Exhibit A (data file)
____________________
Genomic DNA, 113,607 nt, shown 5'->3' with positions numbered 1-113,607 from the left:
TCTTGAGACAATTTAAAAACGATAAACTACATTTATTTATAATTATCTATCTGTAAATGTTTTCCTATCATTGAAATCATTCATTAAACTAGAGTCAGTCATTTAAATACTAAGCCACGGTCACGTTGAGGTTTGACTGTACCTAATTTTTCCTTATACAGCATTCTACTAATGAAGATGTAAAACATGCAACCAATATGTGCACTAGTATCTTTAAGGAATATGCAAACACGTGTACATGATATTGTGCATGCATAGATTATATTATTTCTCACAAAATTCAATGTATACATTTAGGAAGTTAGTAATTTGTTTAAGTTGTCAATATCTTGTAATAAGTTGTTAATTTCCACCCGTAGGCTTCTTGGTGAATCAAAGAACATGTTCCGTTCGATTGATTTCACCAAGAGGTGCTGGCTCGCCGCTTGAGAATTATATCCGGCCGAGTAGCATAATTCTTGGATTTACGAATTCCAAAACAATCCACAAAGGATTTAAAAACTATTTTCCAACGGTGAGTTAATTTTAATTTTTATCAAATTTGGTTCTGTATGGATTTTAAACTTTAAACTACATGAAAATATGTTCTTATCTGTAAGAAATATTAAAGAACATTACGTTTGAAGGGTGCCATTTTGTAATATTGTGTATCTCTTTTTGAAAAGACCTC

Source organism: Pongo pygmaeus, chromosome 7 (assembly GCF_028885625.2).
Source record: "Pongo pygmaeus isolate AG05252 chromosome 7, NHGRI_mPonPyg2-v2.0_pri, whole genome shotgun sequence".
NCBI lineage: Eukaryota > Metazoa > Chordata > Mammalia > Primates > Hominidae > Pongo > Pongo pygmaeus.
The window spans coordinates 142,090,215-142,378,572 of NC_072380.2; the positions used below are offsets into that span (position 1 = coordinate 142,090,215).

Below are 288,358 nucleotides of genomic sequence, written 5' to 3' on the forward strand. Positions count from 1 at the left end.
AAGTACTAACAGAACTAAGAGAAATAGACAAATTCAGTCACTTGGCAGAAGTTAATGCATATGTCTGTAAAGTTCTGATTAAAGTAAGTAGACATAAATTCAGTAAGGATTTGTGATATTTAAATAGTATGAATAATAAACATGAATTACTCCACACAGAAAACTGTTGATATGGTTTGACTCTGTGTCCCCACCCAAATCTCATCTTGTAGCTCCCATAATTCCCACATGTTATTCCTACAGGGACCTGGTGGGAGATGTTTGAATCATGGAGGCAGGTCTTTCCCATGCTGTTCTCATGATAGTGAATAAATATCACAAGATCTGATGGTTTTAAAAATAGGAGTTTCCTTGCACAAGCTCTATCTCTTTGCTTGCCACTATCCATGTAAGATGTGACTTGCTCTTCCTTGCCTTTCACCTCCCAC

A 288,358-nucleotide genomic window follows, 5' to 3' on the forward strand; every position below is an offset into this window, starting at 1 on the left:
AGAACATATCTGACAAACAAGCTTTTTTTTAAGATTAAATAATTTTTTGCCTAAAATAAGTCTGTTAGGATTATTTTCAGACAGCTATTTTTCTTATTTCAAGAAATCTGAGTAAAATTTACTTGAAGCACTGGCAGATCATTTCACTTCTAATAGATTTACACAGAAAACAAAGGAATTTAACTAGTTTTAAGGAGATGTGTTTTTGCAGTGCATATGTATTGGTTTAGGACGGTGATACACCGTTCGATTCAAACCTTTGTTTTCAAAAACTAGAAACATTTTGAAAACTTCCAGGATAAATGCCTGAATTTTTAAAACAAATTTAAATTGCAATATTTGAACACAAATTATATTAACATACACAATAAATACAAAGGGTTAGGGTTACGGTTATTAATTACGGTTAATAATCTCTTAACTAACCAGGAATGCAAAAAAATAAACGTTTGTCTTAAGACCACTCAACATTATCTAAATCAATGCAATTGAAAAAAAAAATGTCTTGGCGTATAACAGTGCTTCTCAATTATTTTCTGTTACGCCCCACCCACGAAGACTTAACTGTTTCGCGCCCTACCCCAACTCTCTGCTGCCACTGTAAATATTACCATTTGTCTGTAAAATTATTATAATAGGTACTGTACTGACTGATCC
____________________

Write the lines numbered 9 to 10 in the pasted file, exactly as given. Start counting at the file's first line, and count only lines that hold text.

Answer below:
A 288,358-nucleotide genomic window follows, 5' to 3' on the forward strand; every position below is an offset into this window, starting at 1 on the left:
AGAACATATCTGACAAACAAGCTTTTTTTTAAGATTAAATAATTTTTTGCCTAAAATAAGTCTGTTAGGATTATTTTCAGACAGCTATTTTTCTTATTTCAAGAAATCTGAGTAAAATTTACTTGAAGCACTGGCAGATCATTTCACTTCTAATAGATTTACACAGAAAACAAAGGAATTTAACTAGTTTTAAGGAGATGTGTTTTTGCAGTGCATATGTATTGGTTTAGGACGGTGATACACCGTTCGATTCAAACCTTTGTTTTCAAAAACTAGAAACATTTTGAAAACTTCCAGGATAAATGCCTGAATTTTTAAAACAAATTTAAATTGCAATATTTGAACACAAATTATATTAACATACACAATAAATACAAAGGGTTAGGGTTACGGTTATTAATTACGGTTAATAATCTCTTAACTAACCAGGAATGCAAAAAAATAAACGTTTGTCTTAAGACCACTCAACATTATCTAAATCAATGCAATTGAAAAAAAAAATGTCTTGGCGTATAACAGTGCTTCTCAATTATTTTCTGTTACGCCCCACCCACGAAGACTTAACTGTTTCGCGCCCTACCCCAACTCTCTGCTGCCACTGTAAATATTACCATTTGTCTGTAAAATTATTATAATAGGTACTGTACTGACTGATCC